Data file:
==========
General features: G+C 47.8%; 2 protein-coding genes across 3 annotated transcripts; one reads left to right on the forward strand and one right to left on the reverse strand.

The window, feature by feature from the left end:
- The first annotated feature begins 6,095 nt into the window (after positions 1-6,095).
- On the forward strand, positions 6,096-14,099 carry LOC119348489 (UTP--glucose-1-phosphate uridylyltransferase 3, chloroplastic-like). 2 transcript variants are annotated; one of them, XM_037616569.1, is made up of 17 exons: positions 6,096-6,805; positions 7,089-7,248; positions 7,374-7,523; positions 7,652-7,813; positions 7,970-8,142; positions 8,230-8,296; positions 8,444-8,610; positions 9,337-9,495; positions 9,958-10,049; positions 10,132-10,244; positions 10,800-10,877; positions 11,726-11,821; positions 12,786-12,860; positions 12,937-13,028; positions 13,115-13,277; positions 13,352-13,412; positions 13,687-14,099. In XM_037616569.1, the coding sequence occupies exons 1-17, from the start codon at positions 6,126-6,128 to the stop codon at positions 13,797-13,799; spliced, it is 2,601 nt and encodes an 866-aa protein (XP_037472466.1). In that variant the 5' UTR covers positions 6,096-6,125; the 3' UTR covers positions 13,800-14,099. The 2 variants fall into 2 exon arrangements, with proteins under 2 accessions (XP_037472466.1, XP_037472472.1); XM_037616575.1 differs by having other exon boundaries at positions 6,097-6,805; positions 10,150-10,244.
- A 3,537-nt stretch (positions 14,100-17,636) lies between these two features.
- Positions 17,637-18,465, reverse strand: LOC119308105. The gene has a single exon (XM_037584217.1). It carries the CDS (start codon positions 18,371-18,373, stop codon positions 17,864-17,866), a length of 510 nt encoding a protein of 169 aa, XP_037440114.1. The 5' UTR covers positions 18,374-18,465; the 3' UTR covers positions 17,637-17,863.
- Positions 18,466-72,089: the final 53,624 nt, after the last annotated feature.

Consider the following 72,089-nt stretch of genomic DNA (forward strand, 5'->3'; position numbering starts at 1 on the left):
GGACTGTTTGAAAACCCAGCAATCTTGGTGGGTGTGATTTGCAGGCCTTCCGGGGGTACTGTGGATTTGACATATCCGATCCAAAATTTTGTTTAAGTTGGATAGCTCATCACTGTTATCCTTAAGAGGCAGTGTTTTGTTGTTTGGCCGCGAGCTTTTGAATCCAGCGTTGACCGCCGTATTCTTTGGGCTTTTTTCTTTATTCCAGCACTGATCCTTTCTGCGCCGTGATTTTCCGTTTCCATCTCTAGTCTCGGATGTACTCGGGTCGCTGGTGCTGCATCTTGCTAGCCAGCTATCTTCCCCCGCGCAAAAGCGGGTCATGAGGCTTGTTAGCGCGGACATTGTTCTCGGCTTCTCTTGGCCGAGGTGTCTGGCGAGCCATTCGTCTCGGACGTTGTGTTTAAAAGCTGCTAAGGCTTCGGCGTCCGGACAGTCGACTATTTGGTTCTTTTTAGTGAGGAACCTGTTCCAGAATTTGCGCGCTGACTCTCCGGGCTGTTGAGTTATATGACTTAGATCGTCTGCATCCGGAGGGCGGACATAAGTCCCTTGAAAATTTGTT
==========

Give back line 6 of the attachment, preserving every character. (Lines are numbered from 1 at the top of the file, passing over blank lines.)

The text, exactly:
- Positions 17,637-18,465, reverse strand: LOC119308105. The gene has a single exon (XM_037584217.1). It carries the CDS (start codon positions 18,371-18,373, stop codon positions 17,864-17,866), a length of 510 nt encoding a protein of 169 aa, XP_037440114.1. The 5' UTR covers positions 18,374-18,465; the 3' UTR covers positions 17,637-17,863.